Protesters Burn 'Ennahda' Headquarters in Tunisia

After announcing several critical decisions, Tunisian President Kais Saied visited Habib Bourguiba Street, accompanied by officials from the presidential office, amid intense security and military presence.

  • Protests Continue in Tunisia
    Protests continue in Tunisia

Al Mayadeen correspondent reported today, Monday, that several protesters are still standing in front of the Tunisian parliament building, condemning the latest events in the country. 

She added that President Saied confirmed that all the decisions were made in consultation with the Prime Minister and the Speaker of the Parliament, stressing that the "Ennahda" Movement called on its supporters to take to the streets.

On Sunday evening, the Tunisian capital witnessed several citizens taking to the streets to celebrate Tunisian President Kais Saied's decisions who suspended the Parliament and dismissed Prime Minister Hishem al-Mashishi.

After announcing that he has taken several important decisions, Tunisian President Kais Saied visited Habib Bourguiba Street, accompanied by officials from the presidential office, amid intense security and military reinforcements.

Saied witnessed great popular support of his recent decisions to freeze the Parliament and dismiss the government, as citizens raised slogans against the deputies and the "Ennahda" Movement.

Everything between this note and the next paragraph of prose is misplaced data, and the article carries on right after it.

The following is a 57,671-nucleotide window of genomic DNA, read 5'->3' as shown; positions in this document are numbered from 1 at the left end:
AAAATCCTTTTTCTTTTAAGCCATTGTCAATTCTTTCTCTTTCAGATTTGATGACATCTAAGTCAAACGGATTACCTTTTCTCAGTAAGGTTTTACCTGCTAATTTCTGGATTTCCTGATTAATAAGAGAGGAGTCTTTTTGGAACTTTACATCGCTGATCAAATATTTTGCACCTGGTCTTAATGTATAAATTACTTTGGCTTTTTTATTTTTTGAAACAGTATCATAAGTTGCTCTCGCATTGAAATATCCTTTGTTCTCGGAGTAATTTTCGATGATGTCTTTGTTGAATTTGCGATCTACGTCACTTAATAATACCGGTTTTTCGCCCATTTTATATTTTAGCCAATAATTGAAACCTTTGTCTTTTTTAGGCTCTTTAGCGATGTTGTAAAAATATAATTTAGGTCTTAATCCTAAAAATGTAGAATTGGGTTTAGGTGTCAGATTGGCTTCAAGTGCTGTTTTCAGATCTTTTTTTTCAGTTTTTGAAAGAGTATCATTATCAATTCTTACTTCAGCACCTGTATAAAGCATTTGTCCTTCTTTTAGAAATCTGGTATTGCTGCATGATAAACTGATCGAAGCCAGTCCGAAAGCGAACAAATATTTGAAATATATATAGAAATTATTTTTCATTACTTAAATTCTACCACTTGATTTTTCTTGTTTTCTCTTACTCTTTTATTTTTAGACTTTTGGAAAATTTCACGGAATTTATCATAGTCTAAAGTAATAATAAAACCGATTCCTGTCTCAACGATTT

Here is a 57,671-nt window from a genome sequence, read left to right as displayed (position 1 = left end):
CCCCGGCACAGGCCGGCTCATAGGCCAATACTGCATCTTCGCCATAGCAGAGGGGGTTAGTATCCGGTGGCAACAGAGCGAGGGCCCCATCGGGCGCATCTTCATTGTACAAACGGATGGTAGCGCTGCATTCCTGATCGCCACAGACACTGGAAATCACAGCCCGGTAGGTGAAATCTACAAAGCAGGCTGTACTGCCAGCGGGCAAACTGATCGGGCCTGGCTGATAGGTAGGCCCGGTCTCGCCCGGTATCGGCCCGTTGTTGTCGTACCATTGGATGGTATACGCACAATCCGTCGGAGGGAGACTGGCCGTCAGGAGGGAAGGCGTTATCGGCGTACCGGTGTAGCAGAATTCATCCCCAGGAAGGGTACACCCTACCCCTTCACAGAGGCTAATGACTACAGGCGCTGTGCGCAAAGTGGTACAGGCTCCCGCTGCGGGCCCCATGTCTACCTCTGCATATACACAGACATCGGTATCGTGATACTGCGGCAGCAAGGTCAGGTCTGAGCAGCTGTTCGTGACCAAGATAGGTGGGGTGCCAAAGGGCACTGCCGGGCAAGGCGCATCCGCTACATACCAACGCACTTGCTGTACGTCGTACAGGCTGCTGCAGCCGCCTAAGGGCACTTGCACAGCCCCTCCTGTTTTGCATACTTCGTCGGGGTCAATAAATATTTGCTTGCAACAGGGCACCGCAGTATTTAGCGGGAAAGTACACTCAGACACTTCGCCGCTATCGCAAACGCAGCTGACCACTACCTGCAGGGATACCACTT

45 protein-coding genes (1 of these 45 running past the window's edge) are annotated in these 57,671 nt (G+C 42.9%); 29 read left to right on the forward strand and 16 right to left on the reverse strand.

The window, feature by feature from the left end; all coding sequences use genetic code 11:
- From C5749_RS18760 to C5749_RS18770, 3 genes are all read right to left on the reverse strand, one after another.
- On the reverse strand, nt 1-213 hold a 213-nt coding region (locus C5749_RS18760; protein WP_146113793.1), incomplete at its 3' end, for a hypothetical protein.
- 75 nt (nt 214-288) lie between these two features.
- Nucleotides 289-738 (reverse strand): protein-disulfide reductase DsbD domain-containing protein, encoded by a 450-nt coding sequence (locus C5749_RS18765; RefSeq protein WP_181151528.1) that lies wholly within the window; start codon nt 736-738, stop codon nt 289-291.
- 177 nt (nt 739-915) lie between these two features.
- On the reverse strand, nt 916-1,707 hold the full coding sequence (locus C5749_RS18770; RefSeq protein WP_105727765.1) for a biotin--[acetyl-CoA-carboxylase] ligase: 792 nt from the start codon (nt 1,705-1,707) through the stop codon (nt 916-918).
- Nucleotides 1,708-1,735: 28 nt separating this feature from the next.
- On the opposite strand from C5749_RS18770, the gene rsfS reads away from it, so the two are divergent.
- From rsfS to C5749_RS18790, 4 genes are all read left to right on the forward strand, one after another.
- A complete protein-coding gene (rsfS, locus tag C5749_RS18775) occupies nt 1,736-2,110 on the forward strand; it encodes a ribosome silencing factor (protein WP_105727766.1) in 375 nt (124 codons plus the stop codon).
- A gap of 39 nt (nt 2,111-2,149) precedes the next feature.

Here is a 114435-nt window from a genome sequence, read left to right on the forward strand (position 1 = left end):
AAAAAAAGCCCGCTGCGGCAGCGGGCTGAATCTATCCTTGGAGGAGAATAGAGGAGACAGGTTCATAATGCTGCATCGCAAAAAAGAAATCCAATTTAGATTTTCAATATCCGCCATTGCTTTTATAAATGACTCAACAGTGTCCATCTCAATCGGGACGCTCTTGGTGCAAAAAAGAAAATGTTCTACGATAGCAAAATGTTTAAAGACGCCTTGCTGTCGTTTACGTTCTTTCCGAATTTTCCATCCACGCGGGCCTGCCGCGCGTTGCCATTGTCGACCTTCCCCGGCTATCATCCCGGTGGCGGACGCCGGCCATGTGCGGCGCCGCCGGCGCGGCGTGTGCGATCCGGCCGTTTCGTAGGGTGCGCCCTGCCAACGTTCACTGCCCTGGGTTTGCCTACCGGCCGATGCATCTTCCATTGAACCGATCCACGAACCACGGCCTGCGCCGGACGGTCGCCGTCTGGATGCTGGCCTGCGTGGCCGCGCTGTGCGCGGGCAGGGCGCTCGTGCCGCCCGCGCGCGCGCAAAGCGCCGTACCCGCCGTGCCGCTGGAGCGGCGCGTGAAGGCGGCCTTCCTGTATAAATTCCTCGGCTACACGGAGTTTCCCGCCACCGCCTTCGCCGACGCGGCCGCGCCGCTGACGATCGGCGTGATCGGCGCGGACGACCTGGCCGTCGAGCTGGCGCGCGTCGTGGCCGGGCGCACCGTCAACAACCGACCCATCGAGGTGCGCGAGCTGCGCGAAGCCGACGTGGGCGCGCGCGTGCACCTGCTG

In response to the recent events, Al Mayadeen's correspondent reported the presence of military elements in the Tunisian capital, noting that the "Ennahda" Movement's headquarters in the Tadamon neighborhood on the outskirts of the Tunisian capital was burned.

In the same context, protesters stormed the "Ennahda" Movement's headquarters in Mahdia, southern Tunisia, burning all stored documents.

According to our correspondent, tear gas was fired near the central headquarters of the "Ennahda" Movement, in the capital's center. 

Simultaneously, the Tunisian presidency called on the people to "be vigilant and don't slip under the advocates of chaos."

It is noteworthy that the presidency announced dismissing Prime Minister Hishem al-Mashishi and suspending the Parliament and its powers for 30 days. 

The Assembly of the Representatives of the People was surrounded by army units, as Tunisian Prime Minister Hishem al-Mashishi left the Carthage Presidential Palace.

The Tunisian army had earlier prevented Parliament Speaker Rached Ghannouchi, his deputy, and several deputies from entering the parliament building. This comes amid army deployment in the premises of the building.

In the meantime, sources confirmed to Al Mayadeen that all representatives and state officials were prevented from traveling upon President Said's decision.

A member of the Tunisian Parliament and a leader in the "Ennahda" Movement, Muhammad Al-Qumani, told Al Mayadeen that the Parliament is called to convene today, describing the situation in Tunisia as a "coup."

Earlier yesterday, the "Ennahda" Movement held a press conference to discuss Sunday's events in Tunisia. The Movement's leader, Ali al-Arayedh, said, "We have restrained ourselves from responding to violence with violence, and will rely on our state institutions."